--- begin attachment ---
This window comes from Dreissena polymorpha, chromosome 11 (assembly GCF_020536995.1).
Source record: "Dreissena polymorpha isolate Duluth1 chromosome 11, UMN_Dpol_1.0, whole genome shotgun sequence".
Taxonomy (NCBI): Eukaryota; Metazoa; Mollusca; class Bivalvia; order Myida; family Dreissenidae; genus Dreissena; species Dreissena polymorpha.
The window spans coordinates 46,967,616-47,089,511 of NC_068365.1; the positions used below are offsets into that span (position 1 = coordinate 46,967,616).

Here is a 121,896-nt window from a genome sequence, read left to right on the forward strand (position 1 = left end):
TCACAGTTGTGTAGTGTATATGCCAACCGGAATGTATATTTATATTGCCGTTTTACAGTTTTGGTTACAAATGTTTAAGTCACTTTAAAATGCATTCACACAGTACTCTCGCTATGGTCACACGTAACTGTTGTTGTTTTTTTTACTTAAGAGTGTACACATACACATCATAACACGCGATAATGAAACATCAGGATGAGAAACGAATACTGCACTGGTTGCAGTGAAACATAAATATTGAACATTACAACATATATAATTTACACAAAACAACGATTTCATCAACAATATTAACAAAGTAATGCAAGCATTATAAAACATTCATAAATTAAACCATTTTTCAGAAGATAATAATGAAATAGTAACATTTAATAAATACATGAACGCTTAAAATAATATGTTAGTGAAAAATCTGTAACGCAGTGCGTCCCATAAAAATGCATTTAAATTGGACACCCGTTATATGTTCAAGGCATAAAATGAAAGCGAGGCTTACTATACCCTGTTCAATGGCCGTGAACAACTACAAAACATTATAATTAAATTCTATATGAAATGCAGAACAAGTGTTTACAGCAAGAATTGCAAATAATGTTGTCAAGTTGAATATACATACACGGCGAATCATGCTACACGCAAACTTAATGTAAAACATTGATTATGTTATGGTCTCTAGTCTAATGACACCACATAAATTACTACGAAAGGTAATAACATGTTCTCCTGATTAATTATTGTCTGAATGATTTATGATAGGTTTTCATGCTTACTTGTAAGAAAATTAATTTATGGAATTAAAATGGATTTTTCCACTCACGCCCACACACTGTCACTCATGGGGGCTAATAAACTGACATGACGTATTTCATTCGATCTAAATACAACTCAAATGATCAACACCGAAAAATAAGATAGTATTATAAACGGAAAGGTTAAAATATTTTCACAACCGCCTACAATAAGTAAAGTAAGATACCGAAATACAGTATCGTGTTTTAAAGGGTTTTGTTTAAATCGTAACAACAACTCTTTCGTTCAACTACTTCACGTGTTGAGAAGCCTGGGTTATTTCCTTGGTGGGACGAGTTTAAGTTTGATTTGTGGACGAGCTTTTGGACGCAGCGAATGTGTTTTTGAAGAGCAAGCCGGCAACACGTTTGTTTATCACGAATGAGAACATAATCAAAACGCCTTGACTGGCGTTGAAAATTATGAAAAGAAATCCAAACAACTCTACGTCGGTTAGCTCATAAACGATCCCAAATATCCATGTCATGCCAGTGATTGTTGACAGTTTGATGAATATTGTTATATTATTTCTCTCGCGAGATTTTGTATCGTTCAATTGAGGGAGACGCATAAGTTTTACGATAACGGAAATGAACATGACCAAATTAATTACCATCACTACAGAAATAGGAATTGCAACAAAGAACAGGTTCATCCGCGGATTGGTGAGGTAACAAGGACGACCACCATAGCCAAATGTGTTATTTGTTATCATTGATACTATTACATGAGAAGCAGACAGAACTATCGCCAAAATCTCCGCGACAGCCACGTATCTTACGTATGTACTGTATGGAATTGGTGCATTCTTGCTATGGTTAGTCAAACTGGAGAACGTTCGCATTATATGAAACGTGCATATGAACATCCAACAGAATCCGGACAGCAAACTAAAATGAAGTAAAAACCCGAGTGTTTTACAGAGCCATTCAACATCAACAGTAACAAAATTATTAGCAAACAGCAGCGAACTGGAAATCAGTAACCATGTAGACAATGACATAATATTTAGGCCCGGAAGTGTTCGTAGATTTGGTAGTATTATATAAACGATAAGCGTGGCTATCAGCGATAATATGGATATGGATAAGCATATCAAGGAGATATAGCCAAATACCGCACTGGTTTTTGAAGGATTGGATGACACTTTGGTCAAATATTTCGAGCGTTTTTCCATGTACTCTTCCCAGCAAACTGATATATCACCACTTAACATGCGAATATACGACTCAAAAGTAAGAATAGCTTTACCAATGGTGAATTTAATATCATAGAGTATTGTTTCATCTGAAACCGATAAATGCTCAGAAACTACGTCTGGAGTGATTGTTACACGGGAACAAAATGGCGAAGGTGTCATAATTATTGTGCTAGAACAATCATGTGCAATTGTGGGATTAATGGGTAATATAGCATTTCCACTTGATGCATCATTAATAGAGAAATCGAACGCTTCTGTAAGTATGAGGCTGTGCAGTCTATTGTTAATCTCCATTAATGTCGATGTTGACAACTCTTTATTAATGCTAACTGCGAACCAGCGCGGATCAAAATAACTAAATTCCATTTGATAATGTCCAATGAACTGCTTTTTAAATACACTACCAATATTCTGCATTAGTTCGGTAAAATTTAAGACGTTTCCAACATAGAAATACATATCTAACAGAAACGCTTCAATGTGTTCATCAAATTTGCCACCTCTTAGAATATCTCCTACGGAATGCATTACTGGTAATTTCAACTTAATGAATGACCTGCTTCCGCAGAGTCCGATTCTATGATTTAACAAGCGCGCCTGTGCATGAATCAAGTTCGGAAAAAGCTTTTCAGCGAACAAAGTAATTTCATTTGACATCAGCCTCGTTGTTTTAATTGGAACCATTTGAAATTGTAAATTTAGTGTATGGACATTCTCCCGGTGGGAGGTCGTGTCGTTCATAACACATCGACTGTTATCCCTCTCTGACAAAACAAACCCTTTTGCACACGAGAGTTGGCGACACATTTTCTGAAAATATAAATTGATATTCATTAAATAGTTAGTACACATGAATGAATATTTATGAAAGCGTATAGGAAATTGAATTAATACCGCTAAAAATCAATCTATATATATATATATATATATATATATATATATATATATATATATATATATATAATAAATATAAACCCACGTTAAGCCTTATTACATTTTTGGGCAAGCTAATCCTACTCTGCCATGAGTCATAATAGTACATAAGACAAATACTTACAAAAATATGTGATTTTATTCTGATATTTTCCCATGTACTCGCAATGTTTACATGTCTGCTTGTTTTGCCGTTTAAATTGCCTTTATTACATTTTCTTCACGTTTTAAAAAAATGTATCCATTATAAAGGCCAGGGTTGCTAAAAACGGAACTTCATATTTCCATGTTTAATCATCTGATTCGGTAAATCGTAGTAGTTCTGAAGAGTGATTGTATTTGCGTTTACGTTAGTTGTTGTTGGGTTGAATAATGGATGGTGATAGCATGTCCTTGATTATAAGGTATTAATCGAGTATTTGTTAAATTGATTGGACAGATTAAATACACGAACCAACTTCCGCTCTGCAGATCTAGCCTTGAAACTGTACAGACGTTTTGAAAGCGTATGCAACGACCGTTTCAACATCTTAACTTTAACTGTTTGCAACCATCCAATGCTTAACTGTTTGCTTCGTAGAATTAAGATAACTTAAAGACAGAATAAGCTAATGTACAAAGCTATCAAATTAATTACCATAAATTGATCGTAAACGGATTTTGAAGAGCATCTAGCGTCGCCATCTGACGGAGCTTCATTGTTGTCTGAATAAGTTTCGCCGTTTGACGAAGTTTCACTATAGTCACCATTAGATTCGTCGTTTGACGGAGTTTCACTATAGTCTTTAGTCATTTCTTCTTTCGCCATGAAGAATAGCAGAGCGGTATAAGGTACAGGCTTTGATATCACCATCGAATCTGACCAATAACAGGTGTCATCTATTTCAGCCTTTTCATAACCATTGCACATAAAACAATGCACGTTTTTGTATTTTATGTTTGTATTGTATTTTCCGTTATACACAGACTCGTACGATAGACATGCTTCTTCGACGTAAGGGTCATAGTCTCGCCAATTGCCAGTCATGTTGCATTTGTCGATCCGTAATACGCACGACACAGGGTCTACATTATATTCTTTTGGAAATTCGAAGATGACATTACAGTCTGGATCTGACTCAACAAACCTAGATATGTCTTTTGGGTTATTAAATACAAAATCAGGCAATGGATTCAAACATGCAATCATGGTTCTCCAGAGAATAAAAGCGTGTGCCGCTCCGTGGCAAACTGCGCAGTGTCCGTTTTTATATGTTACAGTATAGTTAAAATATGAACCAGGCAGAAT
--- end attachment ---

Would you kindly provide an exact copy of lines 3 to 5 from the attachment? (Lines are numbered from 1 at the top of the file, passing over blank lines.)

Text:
Taxonomy (NCBI): Eukaryota; Metazoa; Mollusca; class Bivalvia; order Myida; family Dreissenidae; genus Dreissena; species Dreissena polymorpha.
The window spans coordinates 46,967,616-47,089,511 of NC_068365.1; the positions used below are offsets into that span (position 1 = coordinate 46,967,616).

Here is a 121,896-nt window from a genome sequence, read left to right on the forward strand (position 1 = left end):